Ohio University has seen around a 35 percent increase in applications compared to this point last year, something officials credit to the move to the Common Application.

Craig Cornell, senior vice provost for Strategic Enrollment Management, said the Common Application has helped make it easier for students to apply to OU and is one of the reasons why there has been an increase in applications. This academic year, OU joined 700 other schools throughout the country using the Common Application, according to an OU news release.

“We have had a significant growth in applications primarily related to going on to the Common App,” Chad Mitchell, chief of staff for the vice president for Finance and Administration, said. “It was somewhat expected that we were going to have this jump in applications.”

As of Jan. 1, OU admitted 14,992 students, compared to about 11,000 students admitted at the same point last year, which is a 37 percent increase.

OU has admitted 18,335 prospective students as of March 13, Cornell said.

“This has been possible due to the fact that, even though we have grown in applications, growth has been very proportional in all academic colleges, demographic categories, in and out of state balance and academic preparedness,” he said in an email.

It is common for enrollment to remain at about 4,500 students for incoming classes, Cornell said. Compared to the same point over in time over the past two years, OU has admitted about 4,000 more students, according to a Budget Planning Council presentation.

OU has adjusted its projections to account for more admitted students and is in regular contact with academic leaders, Student Affairs and all other offices to keep track of how many students the university is admitting, Cornell said.

“Approximately 4,300-4,500 students is our goal as we know we have the capacity to fully support those students and see them be successful,” Cornell said in an email. “We are also able to adjust if needed if we start to see those numbers fluctuate in any way.”

Mitchell said though the university is up about 35 percent in applications, the university was down about 200 housing deposits at the end of February compared to the same time last year.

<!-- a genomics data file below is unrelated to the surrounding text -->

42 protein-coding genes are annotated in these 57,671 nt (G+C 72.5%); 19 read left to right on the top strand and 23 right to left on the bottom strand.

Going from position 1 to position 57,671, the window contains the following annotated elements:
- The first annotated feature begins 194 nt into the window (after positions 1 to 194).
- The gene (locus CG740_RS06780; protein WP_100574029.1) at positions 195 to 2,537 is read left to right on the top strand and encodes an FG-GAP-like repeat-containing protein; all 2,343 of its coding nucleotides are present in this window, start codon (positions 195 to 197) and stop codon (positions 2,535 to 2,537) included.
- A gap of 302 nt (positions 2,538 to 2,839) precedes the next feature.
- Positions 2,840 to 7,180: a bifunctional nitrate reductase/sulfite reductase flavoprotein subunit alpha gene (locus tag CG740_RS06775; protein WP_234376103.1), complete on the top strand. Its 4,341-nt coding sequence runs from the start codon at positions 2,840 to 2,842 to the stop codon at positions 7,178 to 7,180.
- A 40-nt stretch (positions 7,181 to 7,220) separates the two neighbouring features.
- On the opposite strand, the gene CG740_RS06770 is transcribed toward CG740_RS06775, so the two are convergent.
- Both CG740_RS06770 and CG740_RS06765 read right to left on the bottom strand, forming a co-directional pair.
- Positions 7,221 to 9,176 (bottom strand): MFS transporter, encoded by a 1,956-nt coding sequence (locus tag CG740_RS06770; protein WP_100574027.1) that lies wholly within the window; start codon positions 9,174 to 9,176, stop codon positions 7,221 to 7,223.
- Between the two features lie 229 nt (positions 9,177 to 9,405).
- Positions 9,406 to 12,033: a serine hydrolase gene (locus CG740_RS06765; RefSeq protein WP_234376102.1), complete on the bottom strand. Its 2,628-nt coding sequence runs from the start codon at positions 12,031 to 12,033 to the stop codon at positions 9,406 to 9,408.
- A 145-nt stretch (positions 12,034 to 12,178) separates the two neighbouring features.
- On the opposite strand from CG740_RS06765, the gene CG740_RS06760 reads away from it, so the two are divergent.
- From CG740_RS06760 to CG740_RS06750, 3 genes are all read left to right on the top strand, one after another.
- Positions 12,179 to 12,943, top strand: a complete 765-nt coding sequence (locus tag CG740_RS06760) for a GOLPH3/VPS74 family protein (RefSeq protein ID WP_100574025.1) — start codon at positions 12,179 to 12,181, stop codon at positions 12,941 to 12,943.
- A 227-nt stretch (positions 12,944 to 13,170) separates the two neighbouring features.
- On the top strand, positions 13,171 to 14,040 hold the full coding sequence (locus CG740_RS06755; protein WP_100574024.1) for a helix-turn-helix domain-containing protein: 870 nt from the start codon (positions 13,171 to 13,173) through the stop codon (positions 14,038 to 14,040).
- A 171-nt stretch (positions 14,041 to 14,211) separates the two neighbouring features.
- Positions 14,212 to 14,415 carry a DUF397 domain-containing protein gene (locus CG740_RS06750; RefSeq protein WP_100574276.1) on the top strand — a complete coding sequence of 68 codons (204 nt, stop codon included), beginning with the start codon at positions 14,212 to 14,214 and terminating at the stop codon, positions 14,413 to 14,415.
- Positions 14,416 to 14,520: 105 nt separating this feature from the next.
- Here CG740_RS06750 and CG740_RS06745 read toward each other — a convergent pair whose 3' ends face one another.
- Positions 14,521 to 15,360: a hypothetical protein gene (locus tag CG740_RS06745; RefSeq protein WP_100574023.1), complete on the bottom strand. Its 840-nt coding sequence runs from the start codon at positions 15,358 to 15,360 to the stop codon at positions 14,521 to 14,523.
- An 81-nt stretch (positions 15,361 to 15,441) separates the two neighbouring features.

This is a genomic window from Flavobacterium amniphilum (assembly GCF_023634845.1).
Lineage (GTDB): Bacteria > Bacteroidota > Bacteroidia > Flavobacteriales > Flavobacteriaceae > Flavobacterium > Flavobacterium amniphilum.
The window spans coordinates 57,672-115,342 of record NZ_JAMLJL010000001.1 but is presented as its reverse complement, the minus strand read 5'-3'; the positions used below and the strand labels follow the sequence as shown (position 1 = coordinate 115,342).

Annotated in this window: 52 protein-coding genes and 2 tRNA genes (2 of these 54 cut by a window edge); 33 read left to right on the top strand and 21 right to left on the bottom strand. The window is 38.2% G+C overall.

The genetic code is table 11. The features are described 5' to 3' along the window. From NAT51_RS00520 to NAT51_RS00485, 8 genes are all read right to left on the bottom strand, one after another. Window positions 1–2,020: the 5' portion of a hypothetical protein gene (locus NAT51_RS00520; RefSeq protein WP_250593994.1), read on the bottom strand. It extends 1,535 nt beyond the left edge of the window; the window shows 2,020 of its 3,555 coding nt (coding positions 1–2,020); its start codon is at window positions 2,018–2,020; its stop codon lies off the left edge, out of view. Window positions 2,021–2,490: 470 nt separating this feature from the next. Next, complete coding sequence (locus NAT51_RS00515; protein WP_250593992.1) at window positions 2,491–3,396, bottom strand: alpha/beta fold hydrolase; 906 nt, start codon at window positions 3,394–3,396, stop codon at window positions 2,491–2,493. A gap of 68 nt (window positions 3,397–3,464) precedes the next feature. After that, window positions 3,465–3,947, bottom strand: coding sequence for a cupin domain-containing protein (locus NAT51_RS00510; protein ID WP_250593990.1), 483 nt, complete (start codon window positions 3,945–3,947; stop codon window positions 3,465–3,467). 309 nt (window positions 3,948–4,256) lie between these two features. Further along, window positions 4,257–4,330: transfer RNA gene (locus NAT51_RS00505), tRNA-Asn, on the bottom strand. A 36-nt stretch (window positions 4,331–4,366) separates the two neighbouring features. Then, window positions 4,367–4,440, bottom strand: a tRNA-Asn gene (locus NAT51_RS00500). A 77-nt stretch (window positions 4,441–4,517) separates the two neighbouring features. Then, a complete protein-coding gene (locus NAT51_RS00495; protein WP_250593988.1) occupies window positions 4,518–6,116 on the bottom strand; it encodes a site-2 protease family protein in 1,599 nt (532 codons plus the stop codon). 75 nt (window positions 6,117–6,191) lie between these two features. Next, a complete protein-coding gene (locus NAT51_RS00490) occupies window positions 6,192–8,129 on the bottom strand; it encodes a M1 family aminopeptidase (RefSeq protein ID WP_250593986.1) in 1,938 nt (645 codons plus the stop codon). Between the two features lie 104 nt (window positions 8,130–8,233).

“This is not a perfect indicator (of the size of the class of 2021),” Mitchell said.

Mitchell said the university sees a steady growth of housing deposits during Spring Semester, but a lot of deposits come in about May 1, which is the deadline.

“Admitted students submit the housing deposit (or commuter exemption) to confirm their intent to enroll," Cornell said in an email. “We keep daily track of our student admits and commitments, and we know that when you grow an application pool, it is common to see lower commitment rates.”

Lauren Boulding, a senior studying health administration, said if the Common Application were available prior to her applying to OU, she would have been able to make an application and write a uniform essay for all the schools she was applying to at the time.

She said it would have been easier and more convenient to apply to OU with the Common Application.

“I had to apply separately to most of all the schools I had applied to,” she said. “They all had different essay components, and then I had to get my transcripts and test scores sent to every school.”

Seven other four-year public universities in Ohio use the Common Application, according to the release.

“We feel that the Common Application as a tool has helped streamline the process and make it easier for students to find/apply to OHIO and why we have seen a new peak in record applications,” Cornell said in an email.

@TF_Johnston

tj369915@ohio.edu

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